Volcano leaves trail of death
One of Indonesia's most active volcanoes is spewing out clouds of ash and jets of searing gas in an eruption that has killed at least 25 people and injured 14.
Mount Merapi, on the outskirts of the city of Yogyakarta on Java island, erupted today, just as a tsunami pounded remote islands in western Indonesia, killing 113 people.
Authorities have been trying to evacuate more than 11,000 villagers living on the slopes of the volcano, where many houses have been destroyed, the ruins covered in white ash.
Endita Sri Andrianti, a spokeswoman for Yogyakarta's Sardjito hospital, said 25 people had been killed by deadly bursts of hot air released by the volcano late yesterday.
"We are still collecting details to identify them. Most of them were burned to death," she said, adding that 14 villagers had suffered burn injuries.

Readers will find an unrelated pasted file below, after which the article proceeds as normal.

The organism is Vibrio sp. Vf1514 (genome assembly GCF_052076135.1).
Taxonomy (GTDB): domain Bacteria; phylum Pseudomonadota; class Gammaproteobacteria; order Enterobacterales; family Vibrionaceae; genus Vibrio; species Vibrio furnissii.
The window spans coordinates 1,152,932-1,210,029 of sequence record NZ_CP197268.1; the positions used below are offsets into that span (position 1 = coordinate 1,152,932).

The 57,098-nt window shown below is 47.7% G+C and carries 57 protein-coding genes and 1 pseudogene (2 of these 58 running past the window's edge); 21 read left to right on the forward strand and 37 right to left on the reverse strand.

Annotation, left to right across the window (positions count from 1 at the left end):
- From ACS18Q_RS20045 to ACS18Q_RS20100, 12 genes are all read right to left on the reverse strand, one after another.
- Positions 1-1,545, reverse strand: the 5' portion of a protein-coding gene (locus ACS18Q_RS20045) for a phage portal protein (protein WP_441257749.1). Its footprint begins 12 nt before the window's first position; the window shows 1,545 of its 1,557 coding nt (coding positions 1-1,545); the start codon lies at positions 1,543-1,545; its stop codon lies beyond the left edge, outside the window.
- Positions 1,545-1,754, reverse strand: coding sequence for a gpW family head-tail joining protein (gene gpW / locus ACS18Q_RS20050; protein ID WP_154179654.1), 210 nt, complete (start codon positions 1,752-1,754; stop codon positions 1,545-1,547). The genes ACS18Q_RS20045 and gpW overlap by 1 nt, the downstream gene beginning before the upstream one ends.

Many victims had been found in the village of Kinahredjo, close to the volcano's crater, local media reported. A cameraman at Kinahredjo said he saw burns victims being brought down from the mountain in body bags. Houses in the village had been destroyed.
"Several houses and cattle have been burned by the hot cloud from the mountain," he said.
"All the houses are blanketed in ash, completely white. The leaves have been burned off the trees."
Clouds of smoke and ash obscured the peak of the mountain, making it impossible to see if lava had begun flowing.
The country' top vulcanologist, Surono, said Merapi was now "quite calm".
"There are no signs of another imminent eruption but I cannot guarantee anything and we don't know if this is just a temporary rest," Surono said.
In a 1994 eruption after the volcano's lava dome collapsed, 70 people were killed. The volcano killed 1,300 people in 1930.